23 Feb 1837 William Owen Stanley 13 Nov 1802 24 Feb 1884 81
7 Aug 1847 Sir Richard Bulkeley Williams-Bulkeley,10th
baronet 23 Sep 1801 28 Aug 1875 73
20 Nov 1868 Richard Davies 1818 27 Oct 1896 78
12 Jul 1886 Thomas Lewis 1821 2 Dec 1897 76
19 Jul 1895 Ellis Jones Ellis-Griffith,later [1918] 1st
baronet 23 May 1860 30 Nov 1926 66
14 Dec 1918 Sir Owen Thomas 18 Dec 1858 6 Mar 1923 64
7 Apr 1923 Sir Robert John Thomas,1st baronet 23 Apr 1873 27 Sep 1951 78
30 May 1929 Megan Arfon Lloyd-George [Lady Megan
from 1945] 22 Apr 1902 14 May 1966 64
25 Oct 1951 Cledwyn Hughes,later [1979] Baron Cledwyn
of Penrhos [L] 14 Sep 1916 22 Feb 2001 84
3 May 1979 Keith Lander Best 10 Jun 1949
CONSTITUENCY ABOLISHED 1983
ANGUS
See also "Forfarshire"
1 May 1997 Andrew Paton Welsh 19 Apr 1944
7 Jun 2001 Michael Fraser Weir 24 Mar 1957
ANGUS EAST
9 Jun 1983 Peter Lovat Fraser,later [1989] Baron
Fraser of Carmyllie [L] 29 May 1945 23 Jun 2013 68
11 Jun 1987 Andrew Paton Welsh 19 Apr 1944
CONSTITUENCY ABOLISHED 1997
ANGUS NORTH & MEARNS
23 Feb 1950 Colin Norman Thornton-Kemsley [kt 1958] 2 Sep 1903 17 Jul 1977 73
15 Oct 1964 Alick Laidlaw Buchanan-Smith 8 Apr 1932 29 Aug 1991 59
CONSTITUENCY ABOLISHED 1983
ANGUS SOUTH
23 Feb 1950 Sir James Alexander Lawson Duncan,1st
baronet 1899 30 Sep 1974 75
15 Oct 1964 John Bruce-Gardyne,later [1983] Baron
Bruce-Gardyne [L] 12 Apr 1930 15 Apr 1990 60
10 Oct 1974 Andrew Paton Welsh 19 Apr 1944
3 May 1979 Peter Lovat Fraser,later [1989] Baron
Fraser of Carmyllie [L] 29 May 1945 23 Jun 2013 68
CONSTITUENCY ABOLISHED 1983
ANNIESLAND (GLASGOW)
1 May 1997 Donald Campbell Dewar 21 Aug 1937 11 Oct 2000 63
23 Nov 2000 John Robertson 17 Apr 1952
CONSTITUENCY ABOLISHED 2005
ANSTRUTHER EASTER BURGHS (FIFESHIRE)
comprising Anstruther Easter,Pittenweem,
Anstruther Wester,Crail and Kilrenny
26 May 1708 Sir John Anstruther,1st baronet c 1678 27 Sep 1753
10 Apr 1712 George Hamilton after 1658 after 1728
18 Sep 1713 Sir John Anstruther,1st baronet c 1678 27 Sep 1753
16 Feb 1715 Philip Anstruther (to 1741) c 1680 11 Nov 1760
13 Apr 1722 Philip Anstruther c 1680 11 Nov 1760
David Scott
Double return. Anstruther declared elected
27 Oct 1722
29 May 1741 John Stewart c 1709 13 Aug 1796
23 Jul 1747 Philip Anstruther c 1680 11 Nov 1760
10 May 1754 Sir Henry Erskine,5th baronet 23 Dec 1710 9 Aug 1765 54
17 Jan 1766 Sir John Anstruther,2nd baronet 27 Dec 1718 4 Jul 1799 80
1 Nov 1774 Philip Anstruther,later [1799] 3rd baronet 13 Jan 1752 5 Jan 1808 55
9 Jan 1778 George Damer,later [1798] 2nd Earl 28 Mar 1746 7 Mar 1808 61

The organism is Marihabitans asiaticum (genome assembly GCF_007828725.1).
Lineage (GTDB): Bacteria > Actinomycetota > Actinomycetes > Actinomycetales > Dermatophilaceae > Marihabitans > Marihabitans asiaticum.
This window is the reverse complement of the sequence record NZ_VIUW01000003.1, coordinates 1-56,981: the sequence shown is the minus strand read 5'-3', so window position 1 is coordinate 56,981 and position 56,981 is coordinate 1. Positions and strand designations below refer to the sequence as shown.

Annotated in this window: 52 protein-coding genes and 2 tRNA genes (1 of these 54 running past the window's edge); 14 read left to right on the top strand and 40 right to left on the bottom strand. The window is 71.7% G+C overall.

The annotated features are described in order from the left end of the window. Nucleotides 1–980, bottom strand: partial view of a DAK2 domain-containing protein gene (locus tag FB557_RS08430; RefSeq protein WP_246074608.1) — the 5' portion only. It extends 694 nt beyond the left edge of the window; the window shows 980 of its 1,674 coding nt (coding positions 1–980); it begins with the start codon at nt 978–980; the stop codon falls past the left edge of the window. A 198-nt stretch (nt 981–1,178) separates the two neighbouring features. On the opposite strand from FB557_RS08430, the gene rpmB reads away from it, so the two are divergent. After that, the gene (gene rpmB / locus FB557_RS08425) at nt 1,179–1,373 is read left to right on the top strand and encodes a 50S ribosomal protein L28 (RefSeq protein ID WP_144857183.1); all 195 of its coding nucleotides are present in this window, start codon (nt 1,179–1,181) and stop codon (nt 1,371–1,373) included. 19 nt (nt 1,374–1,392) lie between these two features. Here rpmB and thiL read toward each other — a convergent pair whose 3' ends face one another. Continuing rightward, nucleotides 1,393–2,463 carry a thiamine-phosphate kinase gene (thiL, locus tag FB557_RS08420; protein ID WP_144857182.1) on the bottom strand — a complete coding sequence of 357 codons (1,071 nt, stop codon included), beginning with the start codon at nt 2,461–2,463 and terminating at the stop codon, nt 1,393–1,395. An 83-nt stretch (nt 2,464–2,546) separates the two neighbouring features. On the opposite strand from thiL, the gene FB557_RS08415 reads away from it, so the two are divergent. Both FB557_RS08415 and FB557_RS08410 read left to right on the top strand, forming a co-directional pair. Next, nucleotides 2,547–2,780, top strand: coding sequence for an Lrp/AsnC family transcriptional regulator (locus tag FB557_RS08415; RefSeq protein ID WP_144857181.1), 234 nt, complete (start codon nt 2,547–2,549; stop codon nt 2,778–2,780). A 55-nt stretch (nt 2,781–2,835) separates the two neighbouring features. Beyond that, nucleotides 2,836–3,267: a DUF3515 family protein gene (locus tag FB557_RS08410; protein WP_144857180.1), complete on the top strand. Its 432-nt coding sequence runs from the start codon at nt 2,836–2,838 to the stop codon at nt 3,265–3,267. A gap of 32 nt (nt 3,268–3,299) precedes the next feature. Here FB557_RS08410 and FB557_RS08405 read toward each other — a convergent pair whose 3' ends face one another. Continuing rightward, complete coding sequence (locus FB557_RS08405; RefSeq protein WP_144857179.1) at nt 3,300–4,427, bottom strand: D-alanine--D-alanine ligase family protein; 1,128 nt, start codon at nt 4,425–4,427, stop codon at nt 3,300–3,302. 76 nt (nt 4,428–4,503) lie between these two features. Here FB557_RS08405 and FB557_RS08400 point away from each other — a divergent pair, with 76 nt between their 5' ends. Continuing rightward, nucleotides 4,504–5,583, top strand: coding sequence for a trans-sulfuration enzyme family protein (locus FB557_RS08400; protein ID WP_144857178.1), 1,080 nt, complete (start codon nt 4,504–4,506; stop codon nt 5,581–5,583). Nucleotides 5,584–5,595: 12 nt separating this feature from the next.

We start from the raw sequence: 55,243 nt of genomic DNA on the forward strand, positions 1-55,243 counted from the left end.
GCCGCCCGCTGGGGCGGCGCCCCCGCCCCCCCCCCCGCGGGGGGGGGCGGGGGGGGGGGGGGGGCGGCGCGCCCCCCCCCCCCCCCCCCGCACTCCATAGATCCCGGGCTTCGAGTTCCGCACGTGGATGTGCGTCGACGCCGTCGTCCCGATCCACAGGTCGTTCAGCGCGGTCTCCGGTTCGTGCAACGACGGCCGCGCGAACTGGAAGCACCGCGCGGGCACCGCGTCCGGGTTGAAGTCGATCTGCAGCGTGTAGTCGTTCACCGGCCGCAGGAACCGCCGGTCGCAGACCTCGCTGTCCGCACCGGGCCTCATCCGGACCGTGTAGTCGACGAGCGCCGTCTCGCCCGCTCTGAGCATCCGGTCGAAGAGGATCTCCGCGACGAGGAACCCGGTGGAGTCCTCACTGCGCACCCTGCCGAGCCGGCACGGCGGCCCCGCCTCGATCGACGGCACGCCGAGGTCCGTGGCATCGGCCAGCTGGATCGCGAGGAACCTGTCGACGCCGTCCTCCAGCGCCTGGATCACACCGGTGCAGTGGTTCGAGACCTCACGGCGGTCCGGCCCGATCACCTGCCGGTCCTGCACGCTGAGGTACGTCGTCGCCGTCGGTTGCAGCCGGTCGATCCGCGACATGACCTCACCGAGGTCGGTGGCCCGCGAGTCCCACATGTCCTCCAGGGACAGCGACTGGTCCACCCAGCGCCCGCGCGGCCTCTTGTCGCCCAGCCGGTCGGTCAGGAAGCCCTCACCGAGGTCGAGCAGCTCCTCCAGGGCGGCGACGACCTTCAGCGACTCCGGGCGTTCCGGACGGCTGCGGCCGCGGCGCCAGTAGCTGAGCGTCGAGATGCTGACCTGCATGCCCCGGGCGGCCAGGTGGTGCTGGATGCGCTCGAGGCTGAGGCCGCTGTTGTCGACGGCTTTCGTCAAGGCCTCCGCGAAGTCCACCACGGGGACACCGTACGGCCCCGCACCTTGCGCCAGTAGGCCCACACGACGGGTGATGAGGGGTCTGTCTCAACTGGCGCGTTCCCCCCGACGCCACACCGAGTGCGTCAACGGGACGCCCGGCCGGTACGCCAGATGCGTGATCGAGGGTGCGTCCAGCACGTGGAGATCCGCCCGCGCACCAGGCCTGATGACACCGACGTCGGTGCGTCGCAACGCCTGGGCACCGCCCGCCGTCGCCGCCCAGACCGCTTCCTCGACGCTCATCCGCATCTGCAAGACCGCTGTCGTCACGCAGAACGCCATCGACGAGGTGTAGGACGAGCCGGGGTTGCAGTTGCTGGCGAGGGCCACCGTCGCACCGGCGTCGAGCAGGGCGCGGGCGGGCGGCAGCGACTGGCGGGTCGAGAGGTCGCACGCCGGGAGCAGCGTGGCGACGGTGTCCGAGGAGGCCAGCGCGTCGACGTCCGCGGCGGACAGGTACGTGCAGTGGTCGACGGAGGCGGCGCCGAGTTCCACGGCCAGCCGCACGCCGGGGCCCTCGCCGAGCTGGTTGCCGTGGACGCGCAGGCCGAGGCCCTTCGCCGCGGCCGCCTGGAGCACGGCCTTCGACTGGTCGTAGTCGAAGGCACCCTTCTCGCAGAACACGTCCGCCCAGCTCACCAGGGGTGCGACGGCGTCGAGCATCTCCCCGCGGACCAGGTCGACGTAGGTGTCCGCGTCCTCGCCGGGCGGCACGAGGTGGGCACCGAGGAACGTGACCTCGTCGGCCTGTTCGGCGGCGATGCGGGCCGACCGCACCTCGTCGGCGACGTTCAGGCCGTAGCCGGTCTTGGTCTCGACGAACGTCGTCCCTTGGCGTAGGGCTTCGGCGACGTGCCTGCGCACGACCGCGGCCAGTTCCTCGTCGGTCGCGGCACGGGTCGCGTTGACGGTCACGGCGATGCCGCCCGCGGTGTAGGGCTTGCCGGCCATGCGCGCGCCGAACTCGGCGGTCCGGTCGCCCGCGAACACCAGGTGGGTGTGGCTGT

of Dorchester
6 Oct 1780 Sir John Anstruther,2nd baronet 27 Dec 1718 4 Jul 1799 80
21 Jan 1783 John Anstruther,later [1798] 1st baronet 27 Mar 1753 26 Jun 1811 58
12 Jul 1790 Sir John Anstruther,2nd baronet 27 Dec 1718 4 Jul 1799 80
20 Mar 1793 Robert Anstruther 31 Dec 1757 7 Mar 1831 73
1 Jul 1794 William Dundas 1762 14 Nov 1845 83
21 Jun 1796 John Anstruther,later [1798] 1st baronet 27 Mar 1753 26 Jun 1811 58
19 Aug 1797 Alexander Campbell c 1750 24 Feb 1832
25 Nov 1806 Sir John Anstruther,1st baronet 27 Mar 1753 26 Jun 1811 58
20 Aug 1811 Sir John Anstruther (Carmichael-Anstruther
from 1817), 2nd baronet 1 Jun 1785 28 Jan 1818 32
14 Mar 1818 Alexander Maconochie 2 Mar 1777 30 Nov 1861 84
26 Jul 1819 Sir William Rae,3rd baronet 14 Apr 1769 19 Oct 1842 73
4 Jul 1826 James Balfour c 1775 19 Apr 1845
24 May 1831 Andrew Johnston 1798 22 Aug 1862 64
CONSTITUENCY ABOLISHED 1832
ANTRIM
1801 John Staples 1 Mar 1734 22 Dec 1820 86
Edmund Alexander Macnaghten (to 1812) 2 Aug 1762 15 Mar 1832 69
19 Jul 1802 John Bruce Richard O'Neill,later [1841] 3rd
Viscount O'Neill (to 1841) 30 Dec 1780 12 Feb 1855 74
21 Oct 1812 Francis Charles Seymour-Conway,styled Earl
of Yarmouth,later [1822] 3rd Marquess
of Hertford 11 Mar 1777 1 Mar 1842 64
27 Jun 1818 Hugh Henry John Seymour 25 Sep 1790 2 Dec 1821 31
12 Jan 1822 Richard Seymour-Conway,styled Earl of
Yarmouth,later [1842] 4th Marquess
of Hertford 22 Feb 1800 25 Aug 1870 70
20 Jun 1826 Edmund Alexander Macnaghten 2 Aug 1762 15 Mar 1832 69
13 Aug 1830 George Hamilton Chichester,styled Earl of
Belfast,later [1844] 3rd Marquess of Donegall 10 Feb 1797 20 Oct 1883 86
5 Aug 1837 John Irving (to 1845) 5 Oct 1766 10 Nov 1845 79
14 Apr 1841 Nathaniel Alexander (to 1852) Aug 1815 5 Jan 1853 37
22 Dec 1845 Sir Horace Beauchamp Seymour 22 Nov 1791 21 Nov 1851 59
11 Aug 1847 Sir Edward Charles Workman-Macnaghten,
2nd baronet 1 Apr 1790 6 Jan 1876 85
23 Jul 1852 Edward William Pakenham Sep 1819 5 Nov 1854 35
George Macartney (to 1859) 1793
27 Dec 1854 Thomas Henry Pakenham (to 1865) 28 Jun 1826 20 Feb 1913 86
10 May 1859 George Frederick Upton,later [1863] 3rd
Viscount Templetown 5 Aug 1802 4 Jan 1890 87
6 May 1863 Edward O'Neill,later [1883] 2nd Baron O'Neill
(to 1880) 31 Dec 1839 19 Nov 1928 88
22 Jul 1865 George Henry Seymour 20 Mar 1818 25 Jul 1869 51
21 Aug 1869 Hugh de Grey Seymour,styled Earl of Yarmouth,
later [1884] 6th Marquess of Hertford 22 Oct 1843 23 Mar 1912 68
16 Feb 1874 James Chaine (to May 1885) 1841 4 May 1885 43
9 Apr 1880 Edward Macnaghten,later [1887] Baron
Macnaghten [L] (to 1885) 3 Feb 1830 17 Feb 1913 83
21 May 1885 William Pirrie Sinclair 1837 1 Nov 1900 63
SPLIT INTO 4 DIVISIONS 1885
SEE "ANTRIM EAST","ANTRIM MID",
"ANTRIM NORTH" AND "ANTRIM SOUTH".
CONSTITUENCIES REUNITED 1922
15 Nov 1922 Robert William Hugh O'Neill,later [1953] 1st
Baron Rathcavan (to 1950) 8 Jun 1883 28 Nov 1982 99
Charles Curtis Craig 18 Feb 1869 28 Jan 1960 90